MOSCOW, Aug. 4 (UPI) -- The foreign ministers of the Shanghai Cooperation Organization have met in Dushanbe, the capital of Tajikistan, for the last time before the SCO summit in August, to approve the agenda.
The Shanghai Cooperation Organization is a regional organization comprising Russia, China and the former Soviet republics of Kazakhstan, Tajikistan, Kyrgyzstan and Uzbekistan in Central Asia. India, Iran, Mongolia and Pakistan all have observer status.
Russian Foreign Minister Sergei Lavrov and his Chinese colleague, Yang Jiechi, came to Dushanbe from Singapore, where they attended a security forum held by the Association of Southeast Asian Nations -- ASEAN. Before that, they held bilateral talks in Beijing.
Flying almost parallel courses to Dushanbe is not a coincidence. Major Asian powers, Russia and China are very active in Southeast and Central Asia and are full members of the Association of Southeast Asian Nations and the Shanghai Cooperation Organization, a Central Asian organization similar to the Association of Southeast Asian Nations.
In Singapore, the foreign ministers concluded an interesting diplomatic project, which can and should be used at the Shanghai Cooperation Organization as a model and as a precedent.
The United States and the 27-nation European Union accused one of the Association of Southeast Asian Nations member states, Myanmar -- formerly Burma -- of failure to prevent a humanitarian catastrophe after Cyclone Nargis hit the south and east of the country on May 2 and 3, 2008, resulting in nearly 138,000 people dead or missing.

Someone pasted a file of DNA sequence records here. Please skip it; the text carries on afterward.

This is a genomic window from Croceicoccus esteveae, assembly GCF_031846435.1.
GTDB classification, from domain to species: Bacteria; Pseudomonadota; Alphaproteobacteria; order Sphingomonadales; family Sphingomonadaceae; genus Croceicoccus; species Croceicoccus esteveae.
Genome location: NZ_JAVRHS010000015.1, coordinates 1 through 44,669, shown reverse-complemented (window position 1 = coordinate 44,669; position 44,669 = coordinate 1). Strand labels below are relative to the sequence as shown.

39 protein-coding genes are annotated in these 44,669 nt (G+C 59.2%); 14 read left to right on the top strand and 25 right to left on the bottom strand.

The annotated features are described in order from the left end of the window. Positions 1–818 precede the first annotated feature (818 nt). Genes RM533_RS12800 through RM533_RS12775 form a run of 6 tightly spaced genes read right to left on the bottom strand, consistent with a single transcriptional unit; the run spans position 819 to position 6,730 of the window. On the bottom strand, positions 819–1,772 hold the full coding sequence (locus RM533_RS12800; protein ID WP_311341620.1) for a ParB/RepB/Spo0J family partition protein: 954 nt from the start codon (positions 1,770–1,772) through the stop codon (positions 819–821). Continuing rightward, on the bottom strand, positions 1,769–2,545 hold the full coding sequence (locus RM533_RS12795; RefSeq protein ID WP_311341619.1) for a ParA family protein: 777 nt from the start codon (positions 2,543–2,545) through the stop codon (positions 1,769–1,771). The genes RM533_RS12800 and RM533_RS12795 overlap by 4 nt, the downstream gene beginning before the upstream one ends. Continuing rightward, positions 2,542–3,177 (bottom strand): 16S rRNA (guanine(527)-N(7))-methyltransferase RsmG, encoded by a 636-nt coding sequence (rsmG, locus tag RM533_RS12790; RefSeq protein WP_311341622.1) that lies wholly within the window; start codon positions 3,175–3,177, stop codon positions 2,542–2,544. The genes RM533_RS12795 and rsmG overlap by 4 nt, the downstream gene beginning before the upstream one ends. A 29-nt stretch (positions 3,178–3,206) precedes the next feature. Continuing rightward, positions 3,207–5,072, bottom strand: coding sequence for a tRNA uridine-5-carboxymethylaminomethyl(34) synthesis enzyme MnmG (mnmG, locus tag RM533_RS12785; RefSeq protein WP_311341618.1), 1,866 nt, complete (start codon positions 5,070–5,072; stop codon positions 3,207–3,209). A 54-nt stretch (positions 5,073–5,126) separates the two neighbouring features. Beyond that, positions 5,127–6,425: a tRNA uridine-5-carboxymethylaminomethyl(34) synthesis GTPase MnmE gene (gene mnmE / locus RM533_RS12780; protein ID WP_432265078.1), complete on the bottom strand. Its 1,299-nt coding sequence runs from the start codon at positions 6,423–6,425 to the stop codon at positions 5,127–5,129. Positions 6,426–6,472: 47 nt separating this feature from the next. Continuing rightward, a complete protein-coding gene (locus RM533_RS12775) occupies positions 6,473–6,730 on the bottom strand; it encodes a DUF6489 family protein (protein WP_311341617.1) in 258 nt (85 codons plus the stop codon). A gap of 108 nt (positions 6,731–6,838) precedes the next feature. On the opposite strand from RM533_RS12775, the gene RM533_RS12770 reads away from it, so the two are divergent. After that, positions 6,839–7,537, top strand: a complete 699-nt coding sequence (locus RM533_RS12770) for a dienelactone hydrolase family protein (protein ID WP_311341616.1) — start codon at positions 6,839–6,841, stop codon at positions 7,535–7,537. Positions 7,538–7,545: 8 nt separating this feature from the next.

One of the vulnerable elements in Shanghai Cooperation Organization history is the killing of unarmed protesters by the Uzbek government in the city of Andijan in May 2005.
There could be other similar incidents in the member states of both organizations, but is this enough for the Western public to demonize them?
Myanmar knows that blows against one's reputation can be followed by air strikes, as in Yugoslavia in 1999, or a softer but no less dramatic attack as in Indonesia, when it lost part of its territory in 1999, now called East Timor.
The Association of Southeast Asian Nations so far has refused to admit East Timor. The organization does not like the Myanmar military regime either, but it likes foreign interference in regional affairs even less. This is why Myanmar's partners and neighbors resolved to uncover the truth.
Last May, the West launched a verbal attack on Myanmar, accusing the regime of inability to help hundreds of thousands of cyclone victims and refusal to accept Western humanitarian aid, inferring that "humanitarian intervention" was needed in this situation.
This is when the government of Myanmar, the Association of Southeast Asian Nations and the United Nations released the Post-Nargis Joint Assessment -- PONJA -- report, which provides the first comprehensive picture and objective analysis of the devastating impact of the cyclone on the Myanmar people.
(In Part 2: The impact of the PONJA report.)
(Dmitry Kosyrev is a political commentator for the RIA Novosti news agency. This article is reprinted by permission of RIA Novosti. The opinions expressed in this article are the author's and do not necessarily represent those of RIA Novosti.)
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